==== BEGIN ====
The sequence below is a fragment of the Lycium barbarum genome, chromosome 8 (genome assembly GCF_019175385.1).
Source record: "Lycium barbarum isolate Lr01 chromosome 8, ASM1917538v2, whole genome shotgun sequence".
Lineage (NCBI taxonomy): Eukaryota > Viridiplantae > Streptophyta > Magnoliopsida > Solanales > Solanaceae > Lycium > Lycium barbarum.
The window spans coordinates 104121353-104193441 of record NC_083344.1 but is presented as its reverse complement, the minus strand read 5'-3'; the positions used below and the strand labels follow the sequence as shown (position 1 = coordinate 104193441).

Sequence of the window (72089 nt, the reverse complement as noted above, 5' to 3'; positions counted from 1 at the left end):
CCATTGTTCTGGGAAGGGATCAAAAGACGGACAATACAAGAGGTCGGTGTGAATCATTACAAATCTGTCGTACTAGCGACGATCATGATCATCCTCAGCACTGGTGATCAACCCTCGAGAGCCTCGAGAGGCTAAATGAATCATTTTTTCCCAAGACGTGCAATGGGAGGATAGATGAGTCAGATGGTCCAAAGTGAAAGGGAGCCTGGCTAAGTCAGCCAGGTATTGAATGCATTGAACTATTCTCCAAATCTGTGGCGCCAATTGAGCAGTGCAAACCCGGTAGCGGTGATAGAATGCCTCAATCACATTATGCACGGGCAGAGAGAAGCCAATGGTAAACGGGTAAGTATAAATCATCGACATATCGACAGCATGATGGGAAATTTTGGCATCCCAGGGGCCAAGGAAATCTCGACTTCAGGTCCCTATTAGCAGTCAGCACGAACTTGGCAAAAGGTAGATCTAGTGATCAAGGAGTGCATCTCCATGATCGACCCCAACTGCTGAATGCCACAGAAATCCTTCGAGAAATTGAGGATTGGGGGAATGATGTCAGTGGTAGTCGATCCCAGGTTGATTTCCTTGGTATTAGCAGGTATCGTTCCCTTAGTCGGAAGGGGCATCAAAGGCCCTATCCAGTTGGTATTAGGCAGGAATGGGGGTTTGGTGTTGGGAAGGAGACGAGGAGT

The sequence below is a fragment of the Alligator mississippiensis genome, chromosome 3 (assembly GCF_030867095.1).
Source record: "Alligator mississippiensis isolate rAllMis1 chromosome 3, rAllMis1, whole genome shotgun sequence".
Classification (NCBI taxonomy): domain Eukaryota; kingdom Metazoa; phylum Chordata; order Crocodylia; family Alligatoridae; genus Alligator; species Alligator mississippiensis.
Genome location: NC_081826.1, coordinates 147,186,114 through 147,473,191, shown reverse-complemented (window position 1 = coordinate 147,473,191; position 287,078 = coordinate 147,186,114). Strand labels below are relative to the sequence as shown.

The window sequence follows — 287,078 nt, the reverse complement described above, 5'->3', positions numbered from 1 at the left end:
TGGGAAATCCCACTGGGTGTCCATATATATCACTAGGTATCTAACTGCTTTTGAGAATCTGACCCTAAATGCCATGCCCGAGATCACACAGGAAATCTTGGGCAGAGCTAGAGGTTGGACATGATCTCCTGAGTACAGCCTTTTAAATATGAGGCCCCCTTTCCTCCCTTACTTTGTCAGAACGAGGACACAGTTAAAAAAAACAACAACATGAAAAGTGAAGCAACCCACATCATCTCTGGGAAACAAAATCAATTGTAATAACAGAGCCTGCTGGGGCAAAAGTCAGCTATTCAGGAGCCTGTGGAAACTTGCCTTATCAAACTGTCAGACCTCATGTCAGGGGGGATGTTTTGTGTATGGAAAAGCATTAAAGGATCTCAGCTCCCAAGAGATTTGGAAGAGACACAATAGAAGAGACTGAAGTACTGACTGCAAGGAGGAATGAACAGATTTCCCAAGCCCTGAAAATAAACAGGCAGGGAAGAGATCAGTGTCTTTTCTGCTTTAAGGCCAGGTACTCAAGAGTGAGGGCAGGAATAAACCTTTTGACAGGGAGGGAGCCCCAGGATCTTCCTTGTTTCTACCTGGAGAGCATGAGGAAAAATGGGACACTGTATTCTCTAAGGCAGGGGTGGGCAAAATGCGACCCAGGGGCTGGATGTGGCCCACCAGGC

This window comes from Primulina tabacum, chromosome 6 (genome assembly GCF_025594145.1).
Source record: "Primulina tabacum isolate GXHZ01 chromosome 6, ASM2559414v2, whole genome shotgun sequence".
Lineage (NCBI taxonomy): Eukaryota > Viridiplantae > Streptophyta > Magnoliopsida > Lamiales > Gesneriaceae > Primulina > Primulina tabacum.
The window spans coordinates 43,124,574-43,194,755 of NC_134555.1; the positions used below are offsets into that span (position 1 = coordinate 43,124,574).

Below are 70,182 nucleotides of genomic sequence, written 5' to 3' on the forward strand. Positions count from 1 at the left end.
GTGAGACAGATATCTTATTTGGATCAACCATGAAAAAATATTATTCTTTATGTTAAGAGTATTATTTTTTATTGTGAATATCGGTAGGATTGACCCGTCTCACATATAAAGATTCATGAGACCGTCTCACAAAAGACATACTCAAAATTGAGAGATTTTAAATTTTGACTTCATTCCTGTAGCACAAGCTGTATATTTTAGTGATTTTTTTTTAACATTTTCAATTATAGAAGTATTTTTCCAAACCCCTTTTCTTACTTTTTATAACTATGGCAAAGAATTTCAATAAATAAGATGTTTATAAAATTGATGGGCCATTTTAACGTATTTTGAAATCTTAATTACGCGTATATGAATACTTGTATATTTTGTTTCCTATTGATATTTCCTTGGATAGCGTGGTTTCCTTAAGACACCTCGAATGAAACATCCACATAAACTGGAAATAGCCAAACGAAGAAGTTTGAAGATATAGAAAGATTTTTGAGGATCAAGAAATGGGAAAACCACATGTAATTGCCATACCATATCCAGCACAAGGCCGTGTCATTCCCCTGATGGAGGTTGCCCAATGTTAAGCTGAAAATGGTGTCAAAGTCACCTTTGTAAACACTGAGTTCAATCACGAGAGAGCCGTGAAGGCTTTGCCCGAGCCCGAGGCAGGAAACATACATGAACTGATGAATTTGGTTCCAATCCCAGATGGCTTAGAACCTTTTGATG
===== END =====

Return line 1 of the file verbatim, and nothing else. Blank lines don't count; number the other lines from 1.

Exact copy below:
The sequence below is a fragment of the Lycium barbarum genome, chromosome 8 (genome assembly GCF_019175385.1).